- World Health Organization/World Organization for Animal Health/Food and Agriculture Organization (WHO/OIE/FAO) H5N1 Evolution Working Group, 2013. Revised and updated nomenclature for highly pathogenic avian influenza A (H5N1) viruses. Influenza Other Respir Viruses. 2014. Epub 2014 Jan 31.
- Centers for Disease Control and Prevention. H5N1 Genetic Changes Inventory: a tool for influenza surveillance and preparedness [cited 2014 Jan 24]. http://www.cdc.gov/flu/avianflu/h5n1-genetic-changes.htm
- Xu L, Bao L, Yuan J, Li F, Lv Q, Deng W, Antigenicity and transmissibility of a novel clade 18.104.22.168 avian influenza H5N1 virus. J Gen Virol. 2013;94:2616–26.
- Herfst S, Schrauwen EJ, Linster M, Chutinimitkul S, de Wit E, Munster VJ, Airborne transmission of influenza A/H5N1 virus between ferrets. Science. 2012;336:1534–41.
- Martín J, Wharton SA, Lin YP, Takemoto DK, Skehel JJ, Wiley DC, Studies of the binding properties of influenza hemagglutinin receptor-site mutants. Virology. 1998;241:101–11.
- Su Y, Yang HY, Zhang BJ, Jia HL, Tien P. Analysis of a point mutation in H5N1 avian influenza virus hemagglutinin in relation to virus entry into live mammalian cells. Arch Virol. 2008;153:2253–61.
- Yang ZY, Wei CJ, Kong WP, Wu L, Xu L, Smith DF, Immunization by avian H5 influenza hemagglutinin mutants with altered receptor binding specificity. Science. 2007;317:825–8.
- Wang W, Lu B, Zhou H, Suguitan AL Jr, Cheng X, Subbarao K, Glycosylation at 158N of the hemagglutinin protein and receptor binding specificity synergistically affect the antigenicity and immunogenicity of a live attenuated H5N1 A/Vietnam/1203/2004 vaccine virus in ferrets. J Virol. 2010;84:6570–7.
- Govorkova EA, Baranovich T, Seiler P, Armstrong J, Burnham A, Guan Y, Antiviral resistance among highly pathogenic influenza A (H5N1) viruses isolated worldwide in 2002–2012 shows need for continued monitoring. Antiviral Res. 2013;98:297–304.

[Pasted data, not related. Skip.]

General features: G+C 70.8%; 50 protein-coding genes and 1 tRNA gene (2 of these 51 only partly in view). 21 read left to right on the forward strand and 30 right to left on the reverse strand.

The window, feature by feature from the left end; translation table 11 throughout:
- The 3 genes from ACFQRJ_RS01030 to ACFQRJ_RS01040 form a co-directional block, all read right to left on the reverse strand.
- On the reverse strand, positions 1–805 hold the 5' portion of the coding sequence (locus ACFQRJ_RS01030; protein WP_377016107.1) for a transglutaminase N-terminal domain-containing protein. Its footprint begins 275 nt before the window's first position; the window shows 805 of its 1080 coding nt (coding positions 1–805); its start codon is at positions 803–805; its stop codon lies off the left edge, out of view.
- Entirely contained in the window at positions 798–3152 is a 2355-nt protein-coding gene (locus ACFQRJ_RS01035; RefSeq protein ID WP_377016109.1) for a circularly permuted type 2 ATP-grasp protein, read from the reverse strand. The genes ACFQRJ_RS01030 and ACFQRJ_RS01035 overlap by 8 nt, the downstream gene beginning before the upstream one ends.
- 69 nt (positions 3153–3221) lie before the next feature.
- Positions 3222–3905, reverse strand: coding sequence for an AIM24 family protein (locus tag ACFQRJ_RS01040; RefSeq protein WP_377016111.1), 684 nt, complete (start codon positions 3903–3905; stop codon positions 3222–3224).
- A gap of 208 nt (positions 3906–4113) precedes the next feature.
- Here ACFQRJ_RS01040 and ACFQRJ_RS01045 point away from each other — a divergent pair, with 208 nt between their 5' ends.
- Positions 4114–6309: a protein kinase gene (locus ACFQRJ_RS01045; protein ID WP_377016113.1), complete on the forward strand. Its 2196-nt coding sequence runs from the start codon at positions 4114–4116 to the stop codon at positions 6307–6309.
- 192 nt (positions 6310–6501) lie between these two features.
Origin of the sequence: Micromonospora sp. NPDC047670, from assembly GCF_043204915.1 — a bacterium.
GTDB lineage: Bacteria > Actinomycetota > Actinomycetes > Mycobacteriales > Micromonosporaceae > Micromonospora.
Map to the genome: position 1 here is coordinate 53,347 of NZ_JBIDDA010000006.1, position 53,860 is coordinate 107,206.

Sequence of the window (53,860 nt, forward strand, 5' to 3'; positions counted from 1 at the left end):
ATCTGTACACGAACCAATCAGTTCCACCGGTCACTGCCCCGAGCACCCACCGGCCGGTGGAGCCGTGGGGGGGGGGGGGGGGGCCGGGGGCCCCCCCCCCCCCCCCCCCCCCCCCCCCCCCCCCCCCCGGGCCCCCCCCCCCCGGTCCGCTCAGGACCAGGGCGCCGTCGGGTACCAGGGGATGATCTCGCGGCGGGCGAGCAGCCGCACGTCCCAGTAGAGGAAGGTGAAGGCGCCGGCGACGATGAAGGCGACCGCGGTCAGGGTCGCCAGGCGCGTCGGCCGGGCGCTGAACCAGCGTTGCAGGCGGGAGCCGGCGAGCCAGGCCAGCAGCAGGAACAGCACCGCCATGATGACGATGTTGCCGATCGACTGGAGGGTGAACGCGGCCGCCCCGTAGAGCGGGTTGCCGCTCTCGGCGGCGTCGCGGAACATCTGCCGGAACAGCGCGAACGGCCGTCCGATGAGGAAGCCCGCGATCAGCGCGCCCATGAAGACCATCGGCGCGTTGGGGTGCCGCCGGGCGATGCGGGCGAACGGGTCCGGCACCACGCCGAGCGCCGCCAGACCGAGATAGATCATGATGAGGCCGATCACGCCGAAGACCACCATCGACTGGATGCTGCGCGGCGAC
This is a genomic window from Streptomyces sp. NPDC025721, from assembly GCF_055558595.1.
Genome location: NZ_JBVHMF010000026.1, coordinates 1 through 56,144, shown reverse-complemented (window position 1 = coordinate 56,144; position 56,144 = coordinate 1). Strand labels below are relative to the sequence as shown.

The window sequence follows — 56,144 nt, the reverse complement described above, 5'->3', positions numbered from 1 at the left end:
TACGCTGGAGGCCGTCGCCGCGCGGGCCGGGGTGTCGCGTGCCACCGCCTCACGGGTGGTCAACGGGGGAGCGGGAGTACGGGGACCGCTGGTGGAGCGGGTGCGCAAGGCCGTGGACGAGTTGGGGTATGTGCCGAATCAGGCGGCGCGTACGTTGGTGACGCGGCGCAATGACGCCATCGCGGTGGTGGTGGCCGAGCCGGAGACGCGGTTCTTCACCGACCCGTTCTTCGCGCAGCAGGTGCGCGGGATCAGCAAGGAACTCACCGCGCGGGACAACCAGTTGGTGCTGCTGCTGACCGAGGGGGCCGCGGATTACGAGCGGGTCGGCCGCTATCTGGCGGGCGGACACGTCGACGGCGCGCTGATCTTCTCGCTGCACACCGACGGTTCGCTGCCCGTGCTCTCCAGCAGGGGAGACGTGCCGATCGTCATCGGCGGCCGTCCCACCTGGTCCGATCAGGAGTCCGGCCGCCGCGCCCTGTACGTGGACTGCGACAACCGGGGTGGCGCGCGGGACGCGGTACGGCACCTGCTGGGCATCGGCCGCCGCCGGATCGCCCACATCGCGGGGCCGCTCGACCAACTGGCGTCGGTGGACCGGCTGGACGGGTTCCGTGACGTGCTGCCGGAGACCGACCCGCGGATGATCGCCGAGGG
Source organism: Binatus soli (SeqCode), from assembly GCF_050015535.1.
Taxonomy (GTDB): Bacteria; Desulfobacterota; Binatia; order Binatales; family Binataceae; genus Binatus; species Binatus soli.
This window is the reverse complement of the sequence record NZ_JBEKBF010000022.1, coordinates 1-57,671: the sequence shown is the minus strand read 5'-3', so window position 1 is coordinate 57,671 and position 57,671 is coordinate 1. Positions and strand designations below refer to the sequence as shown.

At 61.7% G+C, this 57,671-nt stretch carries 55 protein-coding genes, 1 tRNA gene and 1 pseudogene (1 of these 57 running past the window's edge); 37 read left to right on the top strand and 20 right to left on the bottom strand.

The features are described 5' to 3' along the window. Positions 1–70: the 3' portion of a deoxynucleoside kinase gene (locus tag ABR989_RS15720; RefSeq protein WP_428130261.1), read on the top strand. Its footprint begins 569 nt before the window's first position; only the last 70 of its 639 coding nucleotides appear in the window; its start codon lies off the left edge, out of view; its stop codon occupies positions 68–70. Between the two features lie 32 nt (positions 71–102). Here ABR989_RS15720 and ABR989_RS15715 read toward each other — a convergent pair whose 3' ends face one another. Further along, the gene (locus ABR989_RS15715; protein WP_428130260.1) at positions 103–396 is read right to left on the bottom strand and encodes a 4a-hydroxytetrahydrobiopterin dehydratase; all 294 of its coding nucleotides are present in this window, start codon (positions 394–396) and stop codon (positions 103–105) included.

- Fan S, Deng G, Song J, Tian G, Suo Y, Jiang Y, Two amino acid residues in the matrix protein M1 contribute to the virulence difference of H5N1 avian influenza viruses in mice. Virology. 2009;384:28–32.
- Long JS, Howard WA, Núñez A, Moncorgé O, Lycett S, Banks J, The effect of the PB2 mutation 627K on highly pathogenic H5N1 avian influenza virus is dependent on the virus lineage. J Virol. 2013;87:9983–96.
- Li J, Ishaq M, Prudence M, Xi X, Hu T, Liu Q, Single mutation at the amino acid position 627 of PB2 that leads to increased virulence of an H5N1 avian influenza virus during adaptation in mice can be compensated by multiple mutations at other sites of PB2. Virus Res. 2009;144:123–9.
- Salomon R, Franks J, Govorkova EA, Ilyushina NA, Yen HL, Hulse-Post DJ, The polymerase complex genes contribute to the high virulence of the human H5N1 influenza virus isolate A/Vietnam/1203/04. J Exp Med. 2006;203:689–97.
- Xu C, Hu WB, Xu K, He YX, Wang TY, Chen Z, Amino acids 473V and 598P of PB1 from an avian-origin influenza A virus contribute to polymerase activity, especially in mammalian cells. J Gen Virol. 2012;93:531–40.
- Jiao P, Tian G, Li Y, Deng G, Jiang Y, Liu C, A single-amino-acid substitution in the NS1 protein changes the pathogenicity of H5N1 avian influenza viruses in mice. J Virol. 2008;82:1146–54.
Suggested citation for this article: Pabbaraju K, Tellier R, Wong S, Li Y, Bastien N, Tang JW, et al. Full-genome analysis of avian influenza A(H5N1) virus from human, North America, 2013. Emerg Infect Dis. 2014 May [date cited]. http://dx.doi.org/10.3201/eid2005.140164